And the urge to colonization is born when your own land and resources have been taken over by the greedy and your cultures have been bankrupted. Halloween has a rich history as an indigenous European holiday that celebrated many of the same themes as Day of the Dead, but you have let it be taken over by Wal-Mart… You have abandoned Halloween, left it laying in the street like a trampled fright wig from the dollar store. Take back your holiday. Take back your own indigenous culture. Fight to reclaim your own spirituality.

Please. Stop colonizing ours.

Aya gives examples of Day of the Dead festivals organized by non-Latinos in which Latino voices and faces are not even present! She talks of a sort of Cinco-de-Mayo-ization (my words) of Day of the Dead, in which white hipsters wear calaca face paint, stand amongst broken marigolds listening to white bands, and drink gentrified, holiday-themed micro-brews, without so much as a thought to what the true tradition is or means. She explains, and rightly complains, that we love Mexican culture when it’s convenient and fun, but not when it involves advocating to solve undocumented immigration, illegal gun exports, or rampant femicide.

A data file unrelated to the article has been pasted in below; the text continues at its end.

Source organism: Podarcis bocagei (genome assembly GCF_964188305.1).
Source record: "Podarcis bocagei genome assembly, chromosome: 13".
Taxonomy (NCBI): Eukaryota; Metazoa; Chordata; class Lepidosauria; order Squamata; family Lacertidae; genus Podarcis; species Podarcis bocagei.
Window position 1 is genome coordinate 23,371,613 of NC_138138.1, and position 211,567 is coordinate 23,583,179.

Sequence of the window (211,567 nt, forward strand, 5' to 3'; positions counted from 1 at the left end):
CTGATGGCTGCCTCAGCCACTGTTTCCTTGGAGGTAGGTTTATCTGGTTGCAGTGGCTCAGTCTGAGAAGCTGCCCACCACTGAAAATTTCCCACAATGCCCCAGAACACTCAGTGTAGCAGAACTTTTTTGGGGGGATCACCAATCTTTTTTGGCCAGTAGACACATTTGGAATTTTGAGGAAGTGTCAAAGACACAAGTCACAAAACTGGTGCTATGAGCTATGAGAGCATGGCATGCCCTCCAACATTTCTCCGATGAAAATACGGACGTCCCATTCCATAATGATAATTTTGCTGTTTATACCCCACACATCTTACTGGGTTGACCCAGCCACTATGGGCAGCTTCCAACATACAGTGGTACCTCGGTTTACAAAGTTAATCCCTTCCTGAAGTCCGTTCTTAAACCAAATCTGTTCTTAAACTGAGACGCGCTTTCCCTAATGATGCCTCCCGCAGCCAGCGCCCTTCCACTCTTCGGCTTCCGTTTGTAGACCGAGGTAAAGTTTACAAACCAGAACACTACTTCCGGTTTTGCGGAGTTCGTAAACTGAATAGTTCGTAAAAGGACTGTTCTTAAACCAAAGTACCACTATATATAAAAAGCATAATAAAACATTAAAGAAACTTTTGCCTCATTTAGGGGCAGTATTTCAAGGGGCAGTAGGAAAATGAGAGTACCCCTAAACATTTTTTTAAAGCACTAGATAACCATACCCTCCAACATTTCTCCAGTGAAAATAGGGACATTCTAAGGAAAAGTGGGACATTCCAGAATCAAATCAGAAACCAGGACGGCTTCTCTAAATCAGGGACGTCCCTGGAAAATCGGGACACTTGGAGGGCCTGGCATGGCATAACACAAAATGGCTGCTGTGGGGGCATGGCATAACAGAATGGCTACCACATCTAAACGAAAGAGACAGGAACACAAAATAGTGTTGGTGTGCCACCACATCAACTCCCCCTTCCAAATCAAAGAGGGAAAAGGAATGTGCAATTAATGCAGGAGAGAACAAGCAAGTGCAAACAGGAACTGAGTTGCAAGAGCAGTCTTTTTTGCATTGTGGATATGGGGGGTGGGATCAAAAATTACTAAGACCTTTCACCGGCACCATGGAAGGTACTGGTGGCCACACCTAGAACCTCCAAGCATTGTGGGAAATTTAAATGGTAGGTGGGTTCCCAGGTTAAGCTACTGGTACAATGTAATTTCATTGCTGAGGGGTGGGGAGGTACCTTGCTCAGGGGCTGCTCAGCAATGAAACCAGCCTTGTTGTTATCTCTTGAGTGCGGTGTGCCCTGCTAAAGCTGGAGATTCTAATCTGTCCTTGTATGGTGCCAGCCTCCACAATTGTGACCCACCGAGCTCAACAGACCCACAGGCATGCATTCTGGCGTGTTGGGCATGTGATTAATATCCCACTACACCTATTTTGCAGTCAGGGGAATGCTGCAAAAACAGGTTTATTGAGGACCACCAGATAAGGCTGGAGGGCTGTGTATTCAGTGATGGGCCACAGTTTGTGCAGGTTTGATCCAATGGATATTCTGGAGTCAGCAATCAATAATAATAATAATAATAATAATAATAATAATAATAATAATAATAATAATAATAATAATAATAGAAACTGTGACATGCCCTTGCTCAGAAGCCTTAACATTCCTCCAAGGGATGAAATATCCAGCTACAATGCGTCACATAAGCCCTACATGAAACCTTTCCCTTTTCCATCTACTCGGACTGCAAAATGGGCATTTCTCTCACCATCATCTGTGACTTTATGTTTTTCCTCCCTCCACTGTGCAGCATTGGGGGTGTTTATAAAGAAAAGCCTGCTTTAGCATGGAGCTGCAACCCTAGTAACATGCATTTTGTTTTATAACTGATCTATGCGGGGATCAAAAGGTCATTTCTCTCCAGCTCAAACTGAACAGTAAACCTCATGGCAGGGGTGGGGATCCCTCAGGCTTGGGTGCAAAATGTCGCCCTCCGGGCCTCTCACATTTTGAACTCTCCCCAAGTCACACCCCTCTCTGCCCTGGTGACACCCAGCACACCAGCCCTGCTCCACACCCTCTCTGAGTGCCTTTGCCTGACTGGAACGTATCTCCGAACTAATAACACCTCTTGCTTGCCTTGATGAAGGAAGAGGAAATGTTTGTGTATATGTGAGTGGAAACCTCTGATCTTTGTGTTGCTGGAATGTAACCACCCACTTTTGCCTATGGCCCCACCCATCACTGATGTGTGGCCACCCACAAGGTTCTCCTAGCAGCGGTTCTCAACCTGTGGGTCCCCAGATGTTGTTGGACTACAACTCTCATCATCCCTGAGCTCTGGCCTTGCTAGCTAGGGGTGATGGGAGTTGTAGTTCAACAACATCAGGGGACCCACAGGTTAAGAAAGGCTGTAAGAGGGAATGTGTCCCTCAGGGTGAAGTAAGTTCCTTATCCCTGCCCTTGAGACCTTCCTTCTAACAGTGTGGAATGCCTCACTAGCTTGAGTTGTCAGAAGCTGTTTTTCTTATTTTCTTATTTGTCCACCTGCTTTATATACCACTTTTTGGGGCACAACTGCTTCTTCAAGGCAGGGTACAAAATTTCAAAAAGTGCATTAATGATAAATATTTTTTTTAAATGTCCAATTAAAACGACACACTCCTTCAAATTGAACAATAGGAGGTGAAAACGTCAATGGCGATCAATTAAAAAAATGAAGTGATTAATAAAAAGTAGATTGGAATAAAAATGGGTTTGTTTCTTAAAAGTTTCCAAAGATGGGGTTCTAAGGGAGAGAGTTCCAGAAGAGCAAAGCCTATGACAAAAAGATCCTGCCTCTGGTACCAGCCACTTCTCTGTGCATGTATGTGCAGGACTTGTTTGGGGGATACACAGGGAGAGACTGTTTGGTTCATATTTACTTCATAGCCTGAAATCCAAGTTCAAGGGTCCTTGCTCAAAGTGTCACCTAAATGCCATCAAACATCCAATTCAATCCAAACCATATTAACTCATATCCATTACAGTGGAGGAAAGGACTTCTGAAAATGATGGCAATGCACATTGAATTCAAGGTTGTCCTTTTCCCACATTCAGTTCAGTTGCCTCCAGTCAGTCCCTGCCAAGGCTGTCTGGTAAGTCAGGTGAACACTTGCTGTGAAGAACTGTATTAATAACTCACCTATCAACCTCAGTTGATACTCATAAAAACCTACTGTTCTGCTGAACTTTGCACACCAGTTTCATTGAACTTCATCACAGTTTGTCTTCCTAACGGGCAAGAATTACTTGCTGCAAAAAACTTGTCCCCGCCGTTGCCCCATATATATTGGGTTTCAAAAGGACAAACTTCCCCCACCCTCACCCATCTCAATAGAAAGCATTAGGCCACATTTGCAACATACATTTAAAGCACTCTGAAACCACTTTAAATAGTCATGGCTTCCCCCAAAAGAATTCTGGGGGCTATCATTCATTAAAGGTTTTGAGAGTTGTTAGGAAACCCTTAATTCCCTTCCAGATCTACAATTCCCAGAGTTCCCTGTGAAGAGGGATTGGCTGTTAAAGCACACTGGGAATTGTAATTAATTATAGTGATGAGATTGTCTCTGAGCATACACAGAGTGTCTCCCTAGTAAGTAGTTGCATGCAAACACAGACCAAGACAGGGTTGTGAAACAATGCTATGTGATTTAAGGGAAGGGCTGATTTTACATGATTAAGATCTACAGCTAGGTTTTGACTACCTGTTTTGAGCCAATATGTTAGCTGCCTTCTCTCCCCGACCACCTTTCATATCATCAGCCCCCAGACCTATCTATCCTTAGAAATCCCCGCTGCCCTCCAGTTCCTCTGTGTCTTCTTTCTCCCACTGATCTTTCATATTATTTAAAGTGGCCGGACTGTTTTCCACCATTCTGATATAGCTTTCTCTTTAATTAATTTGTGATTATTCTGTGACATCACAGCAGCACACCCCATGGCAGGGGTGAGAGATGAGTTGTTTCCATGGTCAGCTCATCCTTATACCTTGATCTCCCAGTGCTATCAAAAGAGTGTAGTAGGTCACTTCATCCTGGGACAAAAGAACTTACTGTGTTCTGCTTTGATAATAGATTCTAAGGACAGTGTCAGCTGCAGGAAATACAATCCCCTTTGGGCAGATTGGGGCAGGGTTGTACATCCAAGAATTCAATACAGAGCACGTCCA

So where, exactly, is the line between participating in and honoring Day of the Dead and appropriating or colonizing it?

Cultural appropriation is often used as an accusation, implying theft. But cultures, their traditions and artifacts, often aren’t clearly distinguishable. Throughout history people have intermingled, shared, and been inspired by one another.  As an interculturalist, I’m all about diversity, integration, collaboration, creativity. There is nothing inherently wrong in us learning from and building on one another; that is actually, rather, a really good thing!